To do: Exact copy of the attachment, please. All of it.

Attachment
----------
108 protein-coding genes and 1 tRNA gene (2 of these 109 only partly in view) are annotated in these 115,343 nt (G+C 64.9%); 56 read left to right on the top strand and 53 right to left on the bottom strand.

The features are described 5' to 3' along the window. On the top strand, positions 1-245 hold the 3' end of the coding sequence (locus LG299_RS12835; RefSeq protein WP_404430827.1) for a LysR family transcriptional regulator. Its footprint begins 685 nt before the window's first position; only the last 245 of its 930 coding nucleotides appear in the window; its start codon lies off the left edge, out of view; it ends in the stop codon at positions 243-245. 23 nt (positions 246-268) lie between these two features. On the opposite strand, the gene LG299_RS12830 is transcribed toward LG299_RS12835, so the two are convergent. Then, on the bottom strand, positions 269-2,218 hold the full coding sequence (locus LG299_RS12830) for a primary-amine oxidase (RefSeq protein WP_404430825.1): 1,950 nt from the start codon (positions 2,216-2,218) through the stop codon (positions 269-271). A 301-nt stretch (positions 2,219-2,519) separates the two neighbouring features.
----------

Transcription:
108 protein-coding genes and 1 tRNA gene (2 of these 109 only partly in view) are annotated in these 115,343 nt (G+C 64.9%); 56 read left to right on the top strand and 53 right to left on the bottom strand.

The features are described 5' to 3' along the window. On the top strand, positions 1-245 hold the 3' end of the coding sequence (locus LG299_RS12835; RefSeq protein WP_404430827.1) for a LysR family transcriptional regulator. Its footprint begins 685 nt before the window's first position; only the last 245 of its 930 coding nucleotides appear in the window; its start codon lies off the left edge, out of view; it ends in the stop codon at positions 243-245. 23 nt (positions 246-268) lie between these two features. On the opposite strand, the gene LG299_RS12830 is transcribed toward LG299_RS12835, so the two are convergent. Then, on the bottom strand, positions 269-2,218 hold the full coding sequence (locus LG299_RS12830) for a primary-amine oxidase (RefSeq protein WP_404430825.1): 1,950 nt from the start codon (positions 2,216-2,218) through the stop codon (positions 269-271). A 301-nt stretch (positions 2,219-2,519) separates the two neighbouring features.